"I'm going to clear this up right now -- no, it's not happening!" she exclaimed. Kauffman, who co-created the show with David Crane, said she heard the latest reunion rumor while at a bar with the show's costume designer.
Kauffman added that Friends will never get the big screen treatment a la other TV shows like Sex and the City and Entourage. "Friends was about that time in your life when your friends are your family and once you have a family, there's no need anymore," she explained. "I'd rather people go, 'Oh, please! Please!' than 'I can't believe you did that. It was horrible.'"
Aniston, 44, wouldn't be game for a film reunion, either. "I can't imagine how you would do it, unless you did it years from now," she told The Hollywood Reporter in 2012. "I can't imagine what that would be. It's not normal. Friends is in your living room; Friends is not in a movie theater. It doesn't make sense to me. I think it would be going against its authentic self."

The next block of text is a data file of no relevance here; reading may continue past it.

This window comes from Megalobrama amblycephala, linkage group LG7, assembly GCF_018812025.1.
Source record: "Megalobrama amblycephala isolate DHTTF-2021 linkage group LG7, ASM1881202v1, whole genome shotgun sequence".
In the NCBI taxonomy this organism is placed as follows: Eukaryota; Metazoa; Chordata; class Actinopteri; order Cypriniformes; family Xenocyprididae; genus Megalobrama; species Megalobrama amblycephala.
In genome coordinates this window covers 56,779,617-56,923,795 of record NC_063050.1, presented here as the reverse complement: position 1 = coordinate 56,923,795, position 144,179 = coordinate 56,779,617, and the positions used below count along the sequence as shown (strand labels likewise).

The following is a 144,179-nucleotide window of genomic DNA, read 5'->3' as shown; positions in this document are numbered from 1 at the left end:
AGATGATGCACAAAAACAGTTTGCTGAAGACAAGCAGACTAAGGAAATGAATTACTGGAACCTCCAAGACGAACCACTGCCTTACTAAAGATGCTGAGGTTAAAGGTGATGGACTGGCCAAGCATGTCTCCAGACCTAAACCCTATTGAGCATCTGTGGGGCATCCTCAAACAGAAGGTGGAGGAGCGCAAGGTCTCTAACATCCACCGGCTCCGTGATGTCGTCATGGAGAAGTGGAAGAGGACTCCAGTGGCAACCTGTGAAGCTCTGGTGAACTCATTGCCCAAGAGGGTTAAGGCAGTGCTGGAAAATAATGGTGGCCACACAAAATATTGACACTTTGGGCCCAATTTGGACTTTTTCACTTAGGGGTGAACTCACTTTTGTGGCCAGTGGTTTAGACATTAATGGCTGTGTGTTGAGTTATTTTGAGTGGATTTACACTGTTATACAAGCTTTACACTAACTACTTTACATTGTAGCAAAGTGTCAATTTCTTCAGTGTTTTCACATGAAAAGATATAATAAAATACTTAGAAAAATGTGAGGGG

In a 2012 interview with Us Weekly, Perry explained why the show continues to resonate with audiences nearly a decade after the show ended its 10-season run. "I think people just loved it, you know? It was really good writing, really good acting, over a very long period of time, and that's rare," he said. "It was just a different era in television. Thirty million people were watching it every week which, you know, is insane. That will probably never happen again."
Perry, who recently reunited with Cox on his freshman NBC comedy Go On, added that he doesn't watch reruns on TV. "I watch some of the outtakes sometimes online because it's just us laughing and having fun, and that's nice," the 43-year-old told Us. "I look back at it very fondly."
The cast has continued to support each other's projects since Friends went off the air. LeBlanc will appear on the new season of Kudrow's Showtime hit Web Therapy; Cox and Schwimmer have previously appeared on the series. Aniston has also made guest appearances on Cox's Cougar Town and Dirt.